Former Congressman Ron Paul discussed whether granting women the “right” to be included in a potential military draft is really a “right” at all on his Feb. 10 Liberty Report. He and his co-host Daniel McAdams spoke with retired U.S. Air Force Lt. Col. Karen Kwiatkowski, who spent two decades in the military during the 80s and 90s.
Responding to the New York Times’ proclamation that “the next fight for equality is to force women to join men in registering for the draft,” Kwiatkowski expressed that she believes that women are greater contributors to their country when in non-combat roles, such as those involving communication and persuasion, due to their ability to change people’s minds.
In regards to women in combat, Kwiatkowski said you don’t want to deny women all they can be (such as the army slogan goes), but at the same time, it’s important to examine and understand what the military is really doing. She asked what its function is.
By no means is our military a defensive one, said Kwiatkowski. But instead it is an offensive military that routinely engages in combat that is in a tough, physical environment often engulfed in violence, suffering, and trauma. Therefore, women can’t really “defend” the country in the way some are expected to.
Though Kwiatkowski’s time in the military was positive, she acknowledges that it’s changed a lot since her retirement in 2003, noting what appears to be an increase in rape, both of men and women – a phenomenon Kwiatkowski says runs parallel to America’s prison systems. She’s right.
Just recently we learned that the number of rapes in the military is on the rise, namely “gay rape” or the act of a man being raped by another man, an assault based on power rather than homosexuality. A study by the American Psychological Association found that more than half of sexual assault victims in the military are men.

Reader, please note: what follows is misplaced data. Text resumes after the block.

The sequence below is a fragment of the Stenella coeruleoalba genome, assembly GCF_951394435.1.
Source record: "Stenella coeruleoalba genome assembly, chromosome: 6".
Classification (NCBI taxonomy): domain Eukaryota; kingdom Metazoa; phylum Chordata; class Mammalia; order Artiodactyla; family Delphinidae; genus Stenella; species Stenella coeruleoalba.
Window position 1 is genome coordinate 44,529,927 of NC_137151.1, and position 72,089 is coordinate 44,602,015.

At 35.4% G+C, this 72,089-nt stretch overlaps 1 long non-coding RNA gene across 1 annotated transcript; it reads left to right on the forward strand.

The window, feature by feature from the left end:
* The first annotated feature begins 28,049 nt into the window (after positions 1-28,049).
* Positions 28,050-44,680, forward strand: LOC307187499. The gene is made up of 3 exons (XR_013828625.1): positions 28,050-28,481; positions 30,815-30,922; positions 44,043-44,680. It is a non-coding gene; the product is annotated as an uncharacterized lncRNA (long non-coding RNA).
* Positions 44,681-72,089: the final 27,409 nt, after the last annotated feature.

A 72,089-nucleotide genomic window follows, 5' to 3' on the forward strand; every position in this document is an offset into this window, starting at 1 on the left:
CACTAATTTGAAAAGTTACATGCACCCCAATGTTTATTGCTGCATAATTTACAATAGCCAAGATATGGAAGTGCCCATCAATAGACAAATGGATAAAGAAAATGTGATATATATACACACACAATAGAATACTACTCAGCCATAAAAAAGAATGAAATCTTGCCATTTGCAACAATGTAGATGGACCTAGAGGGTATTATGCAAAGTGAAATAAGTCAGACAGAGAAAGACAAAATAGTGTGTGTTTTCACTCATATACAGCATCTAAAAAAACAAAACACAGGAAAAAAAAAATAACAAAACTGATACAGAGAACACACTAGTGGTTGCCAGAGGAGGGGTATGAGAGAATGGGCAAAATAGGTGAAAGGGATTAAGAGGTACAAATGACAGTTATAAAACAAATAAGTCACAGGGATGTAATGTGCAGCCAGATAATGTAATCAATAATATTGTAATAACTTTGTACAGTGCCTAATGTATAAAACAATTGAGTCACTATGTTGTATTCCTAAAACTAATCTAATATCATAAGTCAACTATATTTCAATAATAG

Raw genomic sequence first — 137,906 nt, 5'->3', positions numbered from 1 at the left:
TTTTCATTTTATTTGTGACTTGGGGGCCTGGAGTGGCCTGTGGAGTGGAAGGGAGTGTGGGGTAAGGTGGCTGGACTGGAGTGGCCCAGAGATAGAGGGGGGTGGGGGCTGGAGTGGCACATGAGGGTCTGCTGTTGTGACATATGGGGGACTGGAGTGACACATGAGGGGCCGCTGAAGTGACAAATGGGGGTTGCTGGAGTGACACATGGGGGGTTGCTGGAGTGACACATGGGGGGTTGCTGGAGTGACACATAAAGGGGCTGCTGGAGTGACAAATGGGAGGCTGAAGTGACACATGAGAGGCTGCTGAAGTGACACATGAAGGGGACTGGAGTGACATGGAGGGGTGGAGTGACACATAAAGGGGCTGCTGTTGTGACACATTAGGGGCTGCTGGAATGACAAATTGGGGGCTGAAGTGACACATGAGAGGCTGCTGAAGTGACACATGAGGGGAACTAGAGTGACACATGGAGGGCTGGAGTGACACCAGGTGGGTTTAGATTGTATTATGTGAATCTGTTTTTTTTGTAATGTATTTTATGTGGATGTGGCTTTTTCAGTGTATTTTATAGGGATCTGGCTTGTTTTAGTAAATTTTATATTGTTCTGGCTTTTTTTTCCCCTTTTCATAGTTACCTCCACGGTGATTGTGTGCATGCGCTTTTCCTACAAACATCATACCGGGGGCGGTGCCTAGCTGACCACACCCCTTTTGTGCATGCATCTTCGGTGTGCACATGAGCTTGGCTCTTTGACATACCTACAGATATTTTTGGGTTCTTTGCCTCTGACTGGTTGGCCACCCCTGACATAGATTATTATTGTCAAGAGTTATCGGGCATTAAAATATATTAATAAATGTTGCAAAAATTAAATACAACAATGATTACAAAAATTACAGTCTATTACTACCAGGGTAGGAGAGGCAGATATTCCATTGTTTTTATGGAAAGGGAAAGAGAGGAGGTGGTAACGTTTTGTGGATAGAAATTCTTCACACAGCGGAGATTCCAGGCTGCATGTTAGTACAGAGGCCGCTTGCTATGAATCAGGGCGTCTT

“Rates of military sexual trauma among men who served in the military may be as much as 15 times higher than has been previously reported, largely because of barriers associated with stigma, beliefs in myths about male rape, and feelings of helplessness,” said the APA.
If men can’t escape this brutal assault, how can women?
Aside from, being a dangerous place physically, Kwiatkowski says the military is nothing but a “vast bureaucracy” and “playground for social policy,” where social experiments are first implemented. There is a lot that women can do outside the military, where they’re free from pentagon bureaucracy, she added.
Kwiatkowski also believes that forcing or allowing women (depending on how you look at it) into a potential military draft is yet another means for the government to exert more control over American citizens. It would allow agencies like the National Security Administration to expand its information databases to include women and their military status, she added.
In the interview with Kwiatkowski, Paul and his co-host McAdams pointed to an article written by Shane Kastler of Target Liberty, who compared the military draft to slavery.
“We have a word in English to describe the act of taking someone against their will and forcing them to work for you. It’s called slavery. One form of this, indeed the most heinous form of this, would be a military draft,” he wrote.
“Because this particular form of slavery involves much more than being forced to pick cotton on a plantation; it involves the high possibility of being blown to smithereens on a battlefield. All while working a profession that you did not choose, fighting a war that you might not agree with, to benefit politicians that you probably don’t even know. “
Kwiatkowski agreed, “Drafting men is evil, but drafting women is evil and insane.”
People have a “misconception about what ‘equal rights’ means,” said Paul. “People cannot all be equal but they should have equal justice,” he added.
In regards to including women in a military draft, Paul said, “You don’t bring about equality by eliminating some liberties of one group so they equal the other group.”
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